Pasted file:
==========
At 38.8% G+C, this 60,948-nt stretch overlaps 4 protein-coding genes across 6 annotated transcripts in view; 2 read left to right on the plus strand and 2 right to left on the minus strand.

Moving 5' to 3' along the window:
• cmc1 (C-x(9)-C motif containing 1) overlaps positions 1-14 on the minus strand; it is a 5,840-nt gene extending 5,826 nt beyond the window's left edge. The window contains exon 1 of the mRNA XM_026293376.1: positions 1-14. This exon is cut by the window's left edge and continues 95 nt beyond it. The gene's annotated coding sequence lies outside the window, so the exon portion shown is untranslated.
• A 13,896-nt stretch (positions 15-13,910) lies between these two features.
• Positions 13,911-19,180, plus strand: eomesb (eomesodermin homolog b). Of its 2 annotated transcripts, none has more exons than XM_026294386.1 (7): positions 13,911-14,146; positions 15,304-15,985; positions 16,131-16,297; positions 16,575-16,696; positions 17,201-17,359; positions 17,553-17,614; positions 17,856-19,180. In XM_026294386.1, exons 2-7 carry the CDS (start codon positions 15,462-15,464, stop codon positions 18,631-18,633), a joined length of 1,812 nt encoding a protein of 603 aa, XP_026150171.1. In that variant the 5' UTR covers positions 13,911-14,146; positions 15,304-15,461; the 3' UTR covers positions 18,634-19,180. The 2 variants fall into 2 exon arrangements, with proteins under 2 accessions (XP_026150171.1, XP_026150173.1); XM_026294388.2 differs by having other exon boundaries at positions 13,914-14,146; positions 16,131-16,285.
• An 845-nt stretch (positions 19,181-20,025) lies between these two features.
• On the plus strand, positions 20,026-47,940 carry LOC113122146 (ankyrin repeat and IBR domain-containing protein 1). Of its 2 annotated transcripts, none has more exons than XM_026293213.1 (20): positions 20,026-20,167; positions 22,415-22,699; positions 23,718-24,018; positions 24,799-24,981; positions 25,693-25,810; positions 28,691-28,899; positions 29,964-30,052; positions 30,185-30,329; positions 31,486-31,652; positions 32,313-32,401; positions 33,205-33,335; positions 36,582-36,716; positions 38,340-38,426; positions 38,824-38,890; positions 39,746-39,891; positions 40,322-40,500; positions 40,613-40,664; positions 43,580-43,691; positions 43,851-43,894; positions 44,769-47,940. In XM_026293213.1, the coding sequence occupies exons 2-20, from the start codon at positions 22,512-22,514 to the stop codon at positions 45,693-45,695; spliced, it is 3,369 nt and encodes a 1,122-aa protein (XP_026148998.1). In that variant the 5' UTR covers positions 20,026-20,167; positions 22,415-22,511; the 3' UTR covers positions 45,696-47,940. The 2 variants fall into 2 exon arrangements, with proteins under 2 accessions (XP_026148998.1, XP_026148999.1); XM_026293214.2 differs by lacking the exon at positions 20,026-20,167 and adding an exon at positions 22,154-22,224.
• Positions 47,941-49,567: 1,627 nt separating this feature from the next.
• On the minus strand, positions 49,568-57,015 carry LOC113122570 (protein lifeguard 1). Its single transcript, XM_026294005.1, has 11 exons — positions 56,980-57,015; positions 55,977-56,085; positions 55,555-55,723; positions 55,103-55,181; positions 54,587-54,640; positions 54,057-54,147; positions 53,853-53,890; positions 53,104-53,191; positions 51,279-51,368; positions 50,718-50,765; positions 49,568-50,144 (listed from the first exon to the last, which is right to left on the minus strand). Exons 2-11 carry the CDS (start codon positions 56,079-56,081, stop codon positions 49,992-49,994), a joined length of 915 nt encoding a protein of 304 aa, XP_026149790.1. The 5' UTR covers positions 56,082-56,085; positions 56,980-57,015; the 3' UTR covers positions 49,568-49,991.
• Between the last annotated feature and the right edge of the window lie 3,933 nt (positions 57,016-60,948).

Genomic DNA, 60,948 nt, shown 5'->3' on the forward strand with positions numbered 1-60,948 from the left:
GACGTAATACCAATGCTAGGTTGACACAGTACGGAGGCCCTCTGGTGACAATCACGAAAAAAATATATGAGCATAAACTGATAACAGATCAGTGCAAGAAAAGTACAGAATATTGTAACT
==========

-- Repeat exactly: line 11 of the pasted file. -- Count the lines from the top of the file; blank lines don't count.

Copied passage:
Genomic DNA, 60,948 nt, shown 5'->3' on the forward strand with positions numbered 1-60,948 from the left: